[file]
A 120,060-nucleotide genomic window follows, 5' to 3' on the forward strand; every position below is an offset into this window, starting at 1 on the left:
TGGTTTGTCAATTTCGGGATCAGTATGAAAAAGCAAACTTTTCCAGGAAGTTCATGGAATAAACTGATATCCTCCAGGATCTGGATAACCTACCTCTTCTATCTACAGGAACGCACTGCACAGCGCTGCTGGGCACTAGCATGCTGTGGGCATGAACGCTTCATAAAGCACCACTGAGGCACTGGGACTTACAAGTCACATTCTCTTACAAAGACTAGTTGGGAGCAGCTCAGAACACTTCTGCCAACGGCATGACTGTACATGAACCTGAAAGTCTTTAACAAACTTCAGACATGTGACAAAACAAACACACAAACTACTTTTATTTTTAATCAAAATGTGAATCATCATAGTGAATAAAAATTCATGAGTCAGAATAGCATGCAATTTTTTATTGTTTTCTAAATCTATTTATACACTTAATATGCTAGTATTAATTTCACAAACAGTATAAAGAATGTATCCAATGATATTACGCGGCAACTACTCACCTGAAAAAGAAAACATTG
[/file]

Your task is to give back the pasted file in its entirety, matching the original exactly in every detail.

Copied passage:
A 120,060-nucleotide genomic window follows, 5' to 3' on the forward strand; every position below is an offset into this window, starting at 1 on the left:
TGGTTTGTCAATTTCGGGATCAGTATGAAAAAGCAAACTTTTCCAGGAAGTTCATGGAATAAACTGATATCCTCCAGGATCTGGATAACCTACCTCTTCTATCTACAGGAACGCACTGCACAGCGCTGCTGGGCACTAGCATGCTGTGGGCATGAACGCTTCATAAAGCACCACTGAGGCACTGGGACTTACAAGTCACATTCTCTTACAAAGACTAGTTGGGAGCAGCTCAGAACACTTCTGCCAACGGCATGACTGTACATGAACCTGAAAGTCTTTAACAAACTTCAGACATGTGACAAAACAAACACACAAACTACTTTTATTTTTAATCAAAATGTGAATCATCATAGTGAATAAAAATTCATGAGTCAGAATAGCATGCAATTTTTTATTGTTTTCTAAATCTATTTATACACTTAATATGCTAGTATTAATTTCACAAACAGTATAAAGAATGTATCCAATGATATTACGCGGCAACTACTCACCTGAAAAAGAAAACATTG